Applying for planning permission Types of permission
This article, Applying for planning permission, was last updated on 28 March 2008 and is now out of date and held in our online archive for reference. Explore our latest Home & garden articles.
Outline planning permission
You would typically apply for outline planning permission if you wanted to build a new home or make major changes to an existing property. Once this was granted, establishing the idea that something new could be built, you would then apply for detailed planning permission (see below).
Outline planning permission isn’t usually needed for smaller home improvements. Some people apply for outline permission initially as it is cheaper than applying for detailed planning permission and they fear a detailed application may be rejected. If you have a listed building, then you have no choice but to go straight to detailed planning permission.
Outline planning is useful if you are not sure where to site a building – such as a garage – or if you need to establish a new access to a property. However, if you consulted the planning office, this should have been sorted anyway. You can always ask whether outline planning is advisable or applying for full planning approval would be a better option.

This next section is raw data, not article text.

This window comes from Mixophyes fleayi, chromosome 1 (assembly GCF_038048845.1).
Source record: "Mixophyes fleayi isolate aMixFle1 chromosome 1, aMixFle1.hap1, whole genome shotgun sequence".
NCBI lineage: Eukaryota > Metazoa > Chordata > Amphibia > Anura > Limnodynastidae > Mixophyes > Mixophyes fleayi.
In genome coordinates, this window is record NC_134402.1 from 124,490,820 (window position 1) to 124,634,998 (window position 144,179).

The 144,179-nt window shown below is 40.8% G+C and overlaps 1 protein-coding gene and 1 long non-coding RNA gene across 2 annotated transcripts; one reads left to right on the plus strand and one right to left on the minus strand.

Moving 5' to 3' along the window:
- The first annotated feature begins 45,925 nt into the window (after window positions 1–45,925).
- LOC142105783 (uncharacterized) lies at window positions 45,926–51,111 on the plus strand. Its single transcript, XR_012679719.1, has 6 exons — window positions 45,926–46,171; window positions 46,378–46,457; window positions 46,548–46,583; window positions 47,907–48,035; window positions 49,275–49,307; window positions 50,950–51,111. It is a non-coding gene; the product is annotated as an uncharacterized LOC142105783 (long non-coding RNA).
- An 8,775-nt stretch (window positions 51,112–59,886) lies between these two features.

If you do apply and receive consent for outline planning, then you have up to three years to apply for full planning permission and at least start to build.
Detailed planning permission
This is the route that most large home improvements will need to take. To fill in and send off the form, you will usually need to include:
- Contact details (these may be yours, your builder's or those of your architect).
- An indication of what type of application you are making.
- Details of any changes to access to the property.
- A list any trees, buildings or part of the property that will need to be taken down.
- Information about drainage and external materials you intend to use.
- Ownership certificate (declares that you are the owner of the property).
- Four copies of the form and any additional plans/inclusions. You will only need to include a plan for major changes, change of use or new buildings. Send the plan on copies of an Ordinance Survey map showing the site with and without the changes. The scale needs to be 1:250 or 1:2500 and show the direction of north.
- Fees form and the fee (by cheque).